Clay Wirestone: Kansas legislators’ war on the poor opens worrisome new front: School vouchers and tax avoidance
Clay Wirestone is the opinion editor for the Kansas Reflector, and he has some strong words for the proposed voucher program.
I reached out to ITEP’s Carl Davis to learn more. He wrote the paper, highlighting how voucher programs piggyback on wealthy people’s desire to avoid taxes. Add that to the problems caused by siphoning students from public school systems, and you have a recipe for disaster.
“The voucher tax policies that states have set up are just bizarre,” Davis told me via email. “You don’t usually see states paying people to give their money to private organizations, and yet that’s exactly what’s happening here. The federal tax code wasn’t written with these kinds of bizarre tax credits in mind, and so we need the IRS to step in and fill in the gaps that these things are slipping through. These problems can be fixed.”
He argues that the Internal Revenue Service needs to tax these kind of credits, given that rich folks have essentially made money from their supposed good deeds.
“It’s a new spin on the old trickle-down philosophy,” Davis said. “The states are giving money to rich people under the guise of helping regular folks.”
Or as Rep. Mari-Lynn Poskin, D-Overland Park, put it in January: “Holy tax scams, that is a masterful shell game.”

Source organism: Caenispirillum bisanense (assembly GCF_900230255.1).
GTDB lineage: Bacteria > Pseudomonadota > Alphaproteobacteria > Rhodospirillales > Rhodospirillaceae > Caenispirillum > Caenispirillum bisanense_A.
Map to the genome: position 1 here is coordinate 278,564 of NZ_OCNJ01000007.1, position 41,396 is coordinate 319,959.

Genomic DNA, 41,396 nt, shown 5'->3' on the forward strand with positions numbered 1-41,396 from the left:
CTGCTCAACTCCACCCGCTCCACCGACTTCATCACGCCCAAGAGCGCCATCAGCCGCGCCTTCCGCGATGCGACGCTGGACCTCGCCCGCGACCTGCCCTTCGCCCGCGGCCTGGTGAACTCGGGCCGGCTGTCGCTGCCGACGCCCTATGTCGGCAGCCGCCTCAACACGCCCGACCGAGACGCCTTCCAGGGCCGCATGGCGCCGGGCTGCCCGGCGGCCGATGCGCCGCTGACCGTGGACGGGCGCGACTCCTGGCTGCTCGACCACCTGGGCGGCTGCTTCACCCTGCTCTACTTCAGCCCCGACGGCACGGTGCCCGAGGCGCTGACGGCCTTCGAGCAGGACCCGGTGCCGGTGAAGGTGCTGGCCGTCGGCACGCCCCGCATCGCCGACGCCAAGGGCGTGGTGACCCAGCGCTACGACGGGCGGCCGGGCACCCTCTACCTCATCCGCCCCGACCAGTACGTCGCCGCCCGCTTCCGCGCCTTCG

He also looks at a teacher response to the voucher proposal.
No teacher goes into the field for the money. No teacher goes into the field to indoctrinate. No teacher goes into the field to do anything other than teach children and build a future filled with knowledgeable adults. No one who signed this letter did so for the clout. They did it because they care and because they want to improve the state of Kansas.
The wealthy who would benefit the most from these voucher programs don’t give a flying fig about Kansas. Not really. Not when they have so little at stake.
If the state tumbles down the rabbit hole of underfunded public schools, with teachers fleeing in droves, the richest among us can simply pack up and leave for another state. They can employ private tutors or start a school of their own. They will consider the tax savings worth the moderate trouble. Meanwhile, poor or middle-class families using vouchers will find that $5,000 a year doesn’t go nearly as far as advertised.
The teachers make this all clear in their letter: “We believe a well-educated citizenry is needed for our democracy at a state and national level to function at its highest level. We believe public education is a public good.” They add: “Every child in Kansas has a right to a high-quality education from a nearby public school.”
And he thinks he knows where the support for vouchers comes from. When it comes to that ideal of high-quality education for all…
Few rich people want that. They prefer the system that made them rich to keep it that way. The more students who learn about the world, the more who understand the forces that levitate a few while pummeling the rest, the more that rich people’s fortunes will be at risk. True education, quality education, creates citizens who ask “why?” It creates citizens who demand more from their government. And it creates citizens who believe that we all can learn and do better.